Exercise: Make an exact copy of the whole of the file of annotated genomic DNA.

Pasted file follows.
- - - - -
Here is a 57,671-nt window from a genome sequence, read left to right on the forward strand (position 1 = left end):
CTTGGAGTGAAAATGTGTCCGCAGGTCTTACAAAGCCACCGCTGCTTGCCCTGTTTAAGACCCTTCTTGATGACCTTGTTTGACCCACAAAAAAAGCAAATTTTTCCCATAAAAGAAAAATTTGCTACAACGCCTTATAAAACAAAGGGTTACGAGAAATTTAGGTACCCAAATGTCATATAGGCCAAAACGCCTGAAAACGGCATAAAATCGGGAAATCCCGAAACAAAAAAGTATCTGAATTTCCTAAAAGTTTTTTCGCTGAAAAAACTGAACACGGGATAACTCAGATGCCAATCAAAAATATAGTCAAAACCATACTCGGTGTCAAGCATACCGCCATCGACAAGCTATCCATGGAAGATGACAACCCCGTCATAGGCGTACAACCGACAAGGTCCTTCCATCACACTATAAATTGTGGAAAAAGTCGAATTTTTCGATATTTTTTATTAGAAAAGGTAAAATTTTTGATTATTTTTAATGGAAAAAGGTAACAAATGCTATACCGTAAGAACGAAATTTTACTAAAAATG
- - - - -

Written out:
Here is a 57,671-nt window from a genome sequence, read left to right on the forward strand (position 1 = left end):
CTTGGAGTGAAAATGTGTCCGCAGGTCTTACAAAGCCACCGCTGCTTGCCCTGTTTAAGACCCTTCTTGATGACCTTGTTTGACCCACAAAAAAAGCAAATTTTTCCCATAAAAGAAAAATTTGCTACAACGCCTTATAAAACAAAGGGTTACGAGAAATTTAGGTACCCAAATGTCATATAGGCCAAAACGCCTGAAAACGGCATAAAATCGGGAAATCCCGAAACAAAAAAGTATCTGAATTTCCTAAAAGTTTTTTCGCTGAAAAAACTGAACACGGGATAACTCAGATGCCAATCAAAAATATAGTCAAAACCATACTCGGTGTCAAGCATACCGCCATCGACAAGCTATCCATGGAAGATGACAACCCCGTCATAGGCGTACAACCGACAAGGTCCTTCCATCACACTATAAATTGTGGAAAAAGTCGAATTTTTCGATATTTTTTATTAGAAAAGGTAAAATTTTTGATTATTTTTAATGGAAAAAGGTAACAAATGCTATACCGTAAGAACGAAATTTTACTAAAAATG